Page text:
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Tuesday, 29 October, 2002, 09:56 GMT
US identifies deadly Moscow siege gas
A father embraces his daughter, a former hostage, on her release from hospital on Monday
About 800 hostages were held for 58 hours
The US embassy in Moscow says it has identified the gas used by Russian security forces as they stormed a theatre where 800 hostages were held by armed Chechens.

The sleep-inducing substance was not a nerve gas as previously suspected, but an opiate which dulls the senses, the embassy said.

At least 113 of the hostages who died in the theatre are believed to have been poisoned by the gas.

A further four died of gunshot wounds, according to the Moscow prosecutor's office.

Two are known to have been killed by the rebels, but it is unclear whether the other two were killed by the hostage-takers or by Russian gunfire during Saturday's rescue mission.

Most of the 50 hostage-takers, who were demanding Russian troops withdraw from the breakaway republic of Chechnya, were shot during the rescue mission, prosecutor Mikhail Avdykov said on Tuesday.

The use of the gas has been widely condemned as heavy handed, but Moscow insists it had little room for manoeuvre - faced with the prospect of so many rebels prepared to kill themselves and their hostages.

Medicine administered

But the authorities refusal to name the type of gas used by its special forces as they tried to incapacitate the heavily armed guerrillas has been particularly criticised.

BBC science reporter Corinne Podger says that ambulance crews who treated hostages at the theatre were ordered to administer naloxone, a medicine routinely given to patients who have overdosed on opiates such as heroin.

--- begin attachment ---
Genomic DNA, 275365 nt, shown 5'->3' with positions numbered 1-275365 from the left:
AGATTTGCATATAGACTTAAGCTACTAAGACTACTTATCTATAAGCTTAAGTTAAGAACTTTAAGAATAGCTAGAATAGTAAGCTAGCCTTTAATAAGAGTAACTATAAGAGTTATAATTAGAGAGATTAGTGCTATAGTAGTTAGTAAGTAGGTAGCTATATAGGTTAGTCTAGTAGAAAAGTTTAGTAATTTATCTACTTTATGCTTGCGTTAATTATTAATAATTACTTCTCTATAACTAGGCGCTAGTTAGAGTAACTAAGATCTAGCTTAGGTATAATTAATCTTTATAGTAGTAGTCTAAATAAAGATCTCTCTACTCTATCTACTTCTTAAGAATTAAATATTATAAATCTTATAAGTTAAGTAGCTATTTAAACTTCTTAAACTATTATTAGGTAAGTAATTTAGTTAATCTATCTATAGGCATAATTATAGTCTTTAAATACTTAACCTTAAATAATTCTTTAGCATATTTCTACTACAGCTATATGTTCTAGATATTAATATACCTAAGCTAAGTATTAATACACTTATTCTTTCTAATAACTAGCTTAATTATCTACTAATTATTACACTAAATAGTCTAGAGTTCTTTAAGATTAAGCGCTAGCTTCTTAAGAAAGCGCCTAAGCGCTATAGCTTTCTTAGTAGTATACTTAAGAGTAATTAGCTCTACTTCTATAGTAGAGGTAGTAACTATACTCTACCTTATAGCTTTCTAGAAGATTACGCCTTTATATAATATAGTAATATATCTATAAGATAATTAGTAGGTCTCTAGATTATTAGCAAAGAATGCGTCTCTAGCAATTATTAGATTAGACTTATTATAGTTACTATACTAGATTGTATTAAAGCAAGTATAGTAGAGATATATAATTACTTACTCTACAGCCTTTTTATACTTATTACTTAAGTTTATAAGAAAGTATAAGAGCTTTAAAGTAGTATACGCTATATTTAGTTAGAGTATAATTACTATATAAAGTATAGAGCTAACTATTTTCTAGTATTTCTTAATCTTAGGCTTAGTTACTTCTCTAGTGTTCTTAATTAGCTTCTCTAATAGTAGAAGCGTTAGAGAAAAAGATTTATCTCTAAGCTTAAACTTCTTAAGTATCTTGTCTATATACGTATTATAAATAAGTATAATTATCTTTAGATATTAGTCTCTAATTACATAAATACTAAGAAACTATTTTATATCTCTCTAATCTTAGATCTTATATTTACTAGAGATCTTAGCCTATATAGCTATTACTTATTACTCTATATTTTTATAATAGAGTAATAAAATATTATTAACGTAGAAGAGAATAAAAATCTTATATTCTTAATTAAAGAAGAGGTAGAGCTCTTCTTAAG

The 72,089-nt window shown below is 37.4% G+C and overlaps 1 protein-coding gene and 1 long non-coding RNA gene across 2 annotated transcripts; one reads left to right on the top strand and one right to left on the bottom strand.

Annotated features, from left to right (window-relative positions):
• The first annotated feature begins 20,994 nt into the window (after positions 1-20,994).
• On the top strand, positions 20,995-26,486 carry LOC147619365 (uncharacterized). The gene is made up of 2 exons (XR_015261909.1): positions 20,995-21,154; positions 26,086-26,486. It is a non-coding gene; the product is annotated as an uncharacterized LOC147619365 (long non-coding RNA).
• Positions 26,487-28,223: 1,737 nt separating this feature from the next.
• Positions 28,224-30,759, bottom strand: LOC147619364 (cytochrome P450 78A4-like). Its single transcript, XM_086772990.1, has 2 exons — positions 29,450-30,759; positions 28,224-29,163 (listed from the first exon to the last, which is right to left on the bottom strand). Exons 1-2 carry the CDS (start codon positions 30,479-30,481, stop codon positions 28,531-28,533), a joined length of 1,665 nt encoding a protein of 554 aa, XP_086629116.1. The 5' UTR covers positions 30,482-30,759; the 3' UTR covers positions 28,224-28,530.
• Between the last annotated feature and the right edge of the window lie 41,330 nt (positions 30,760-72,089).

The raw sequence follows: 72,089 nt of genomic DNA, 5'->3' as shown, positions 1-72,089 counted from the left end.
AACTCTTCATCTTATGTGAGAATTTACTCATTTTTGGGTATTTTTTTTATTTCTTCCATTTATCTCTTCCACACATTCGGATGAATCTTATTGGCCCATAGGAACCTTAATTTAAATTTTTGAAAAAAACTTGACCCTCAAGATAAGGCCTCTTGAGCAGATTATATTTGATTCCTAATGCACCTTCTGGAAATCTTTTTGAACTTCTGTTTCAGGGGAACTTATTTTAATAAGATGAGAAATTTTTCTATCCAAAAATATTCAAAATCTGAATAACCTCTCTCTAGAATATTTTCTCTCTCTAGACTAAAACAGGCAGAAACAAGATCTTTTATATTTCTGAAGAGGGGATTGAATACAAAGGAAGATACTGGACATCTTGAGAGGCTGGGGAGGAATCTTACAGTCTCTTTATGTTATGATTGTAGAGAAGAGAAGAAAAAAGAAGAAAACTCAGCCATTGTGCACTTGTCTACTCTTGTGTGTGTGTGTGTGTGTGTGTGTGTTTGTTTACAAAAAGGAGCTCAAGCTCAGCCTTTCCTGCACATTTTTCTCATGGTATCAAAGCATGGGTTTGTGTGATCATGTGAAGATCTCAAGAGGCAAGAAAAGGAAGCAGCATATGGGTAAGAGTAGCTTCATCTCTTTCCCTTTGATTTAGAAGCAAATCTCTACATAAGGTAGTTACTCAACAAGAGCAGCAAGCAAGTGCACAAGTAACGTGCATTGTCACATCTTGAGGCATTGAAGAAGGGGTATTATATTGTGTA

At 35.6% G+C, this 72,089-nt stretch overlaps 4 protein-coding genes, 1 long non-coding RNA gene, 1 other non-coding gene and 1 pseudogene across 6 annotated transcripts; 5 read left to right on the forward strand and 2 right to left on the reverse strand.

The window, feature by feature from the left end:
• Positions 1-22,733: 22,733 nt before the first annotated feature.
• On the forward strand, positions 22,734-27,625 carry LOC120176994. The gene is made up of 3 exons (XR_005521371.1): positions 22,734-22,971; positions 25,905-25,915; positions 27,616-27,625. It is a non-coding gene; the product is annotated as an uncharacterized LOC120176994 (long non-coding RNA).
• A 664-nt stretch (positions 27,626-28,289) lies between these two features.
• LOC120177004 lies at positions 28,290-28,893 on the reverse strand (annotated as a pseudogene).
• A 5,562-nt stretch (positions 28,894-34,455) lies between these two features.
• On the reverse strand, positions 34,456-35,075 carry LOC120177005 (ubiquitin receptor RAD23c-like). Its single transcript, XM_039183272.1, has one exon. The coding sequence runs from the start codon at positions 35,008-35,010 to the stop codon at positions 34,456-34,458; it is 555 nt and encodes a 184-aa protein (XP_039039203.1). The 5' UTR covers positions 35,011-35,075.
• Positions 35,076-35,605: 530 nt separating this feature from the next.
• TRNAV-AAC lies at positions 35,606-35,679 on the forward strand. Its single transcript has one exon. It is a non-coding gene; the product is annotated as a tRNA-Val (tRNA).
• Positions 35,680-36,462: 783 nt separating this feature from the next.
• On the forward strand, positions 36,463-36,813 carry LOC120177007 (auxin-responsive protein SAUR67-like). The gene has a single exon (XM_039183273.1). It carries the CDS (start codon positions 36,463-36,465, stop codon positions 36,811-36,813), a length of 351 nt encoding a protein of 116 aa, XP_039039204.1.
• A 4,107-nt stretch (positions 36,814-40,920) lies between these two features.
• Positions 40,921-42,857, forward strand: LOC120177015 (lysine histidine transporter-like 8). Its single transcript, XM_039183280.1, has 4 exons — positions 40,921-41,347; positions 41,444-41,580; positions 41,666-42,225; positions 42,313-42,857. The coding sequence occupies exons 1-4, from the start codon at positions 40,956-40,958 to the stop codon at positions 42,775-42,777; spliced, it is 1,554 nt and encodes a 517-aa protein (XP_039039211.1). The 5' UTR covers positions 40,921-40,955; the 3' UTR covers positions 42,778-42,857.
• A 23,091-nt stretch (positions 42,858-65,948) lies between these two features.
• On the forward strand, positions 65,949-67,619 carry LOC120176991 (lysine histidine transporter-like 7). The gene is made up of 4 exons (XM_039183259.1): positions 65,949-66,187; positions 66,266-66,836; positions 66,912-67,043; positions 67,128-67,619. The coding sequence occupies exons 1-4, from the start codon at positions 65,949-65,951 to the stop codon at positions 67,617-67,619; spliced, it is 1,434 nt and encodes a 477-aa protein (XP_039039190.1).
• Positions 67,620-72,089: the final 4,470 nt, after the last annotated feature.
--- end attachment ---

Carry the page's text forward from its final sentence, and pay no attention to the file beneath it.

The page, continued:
Doctors who have been treating some of the foreign victims have also said that they believe the substance was an opiate.

In too heavy a dose, an opiate can cause coma and death by shutting down breathing and circulation.

Russian officials have cited security reasons for refusing to reveal the kind of gas used.

Some of those who died will be buried in Moscow later on Tuesday.

Scores of the former hostages remain in hospital, some of them in a critical condition. Their relatives are being prevented from visiting them.

Foreign support

The BBC's Jonathan Charles, in Moscow, says the high death toll continues to make the raid controversial, but the strategy is now being studied by foreign intelligence agencies.

Hostage being taken to ambulance
They are examining whether the deployment of gas might prove helpful if they are ever faced with similar sieges.

The White House, for its part, has firmly pinned the blame for the civilian deaths on the hostage takers.

President George W Bush "understands it is the terrorists with whom the blame lies", White House spokesman Ari Fleischer said.

Russian President Vladimir Putin's tough line was also endorsed by the UK's prime minister on Monday who said there were "no easy, risk-free, safe solutions" in such a situation.

"I hope people will understand the enormity of the dilemma facing President Putin as he weighed what to do, in both trying to end the siege with minimum loss of life and recognising the dangers of doing anything that conceded to this latest outrage of terrorism from Chechnya," Tony Blair told Parliament in London.

Despite its support for President Putin's policy on the rebels, the United States has, along with other foreign states, asked Russia to explain how so many hostages died from the gas.


Yuri Luzhkov deposits flowers outside the theatre on Monday
Moscow Mayor Yuri Luzhkov honoured the victims

 WATCH/LISTEN
 ON THIS STORY
The BBC's Jonathan Charles in Moscow
"Hundreds of casualties are still being treated"
Professor Thomas Zilker, University Hospital Munich
"I'm quite sure they used a general anaesthetic gas used in Europe for years"

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